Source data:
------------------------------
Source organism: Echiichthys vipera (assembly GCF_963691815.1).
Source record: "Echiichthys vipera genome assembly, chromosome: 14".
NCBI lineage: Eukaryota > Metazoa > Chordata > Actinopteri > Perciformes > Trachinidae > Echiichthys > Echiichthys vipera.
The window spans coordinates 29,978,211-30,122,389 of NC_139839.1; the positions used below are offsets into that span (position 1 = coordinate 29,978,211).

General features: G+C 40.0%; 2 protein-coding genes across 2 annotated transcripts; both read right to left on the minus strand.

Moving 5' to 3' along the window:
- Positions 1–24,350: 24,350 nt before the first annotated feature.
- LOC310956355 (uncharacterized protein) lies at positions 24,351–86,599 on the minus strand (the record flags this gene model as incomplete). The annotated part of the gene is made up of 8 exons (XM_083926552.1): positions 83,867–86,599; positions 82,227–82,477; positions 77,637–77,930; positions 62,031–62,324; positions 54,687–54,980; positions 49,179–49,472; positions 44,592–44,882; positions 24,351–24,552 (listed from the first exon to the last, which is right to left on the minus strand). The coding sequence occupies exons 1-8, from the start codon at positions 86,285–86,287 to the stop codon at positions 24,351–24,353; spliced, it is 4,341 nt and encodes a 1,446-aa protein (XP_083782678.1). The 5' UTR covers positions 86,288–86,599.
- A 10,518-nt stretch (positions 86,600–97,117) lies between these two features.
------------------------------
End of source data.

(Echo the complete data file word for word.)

Source organism: Echiichthys vipera (assembly GCF_963691815.1).
Source record: "Echiichthys vipera genome assembly, chromosome: 14".
NCBI lineage: Eukaryota > Metazoa > Chordata > Actinopteri > Perciformes > Trachinidae > Echiichthys > Echiichthys vipera.
The window spans coordinates 29,978,211-30,122,389 of NC_139839.1; the positions used below are offsets into that span (position 1 = coordinate 29,978,211).

General features: G+C 40.0%; 2 protein-coding genes across 2 annotated transcripts; both read right to left on the minus strand.

Moving 5' to 3' along the window:
- Positions 1–24,350: 24,350 nt before the first annotated feature.
- LOC310956355 (uncharacterized protein) lies at positions 24,351–86,599 on the minus strand (the record flags this gene model as incomplete). The annotated part of the gene is made up of 8 exons (XM_083926552.1): positions 83,867–86,599; positions 82,227–82,477; positions 77,637–77,930; positions 62,031–62,324; positions 54,687–54,980; positions 49,179–49,472; positions 44,592–44,882; positions 24,351–24,552 (listed from the first exon to the last, which is right to left on the minus strand). The coding sequence occupies exons 1-8, from the start codon at positions 86,285–86,287 to the stop codon at positions 24,351–24,353; spliced, it is 4,341 nt and encodes a 1,446-aa protein (XP_083782678.1). The 5' UTR covers positions 86,288–86,599.
- A 10,518-nt stretch (positions 86,600–97,117) lies between these two features.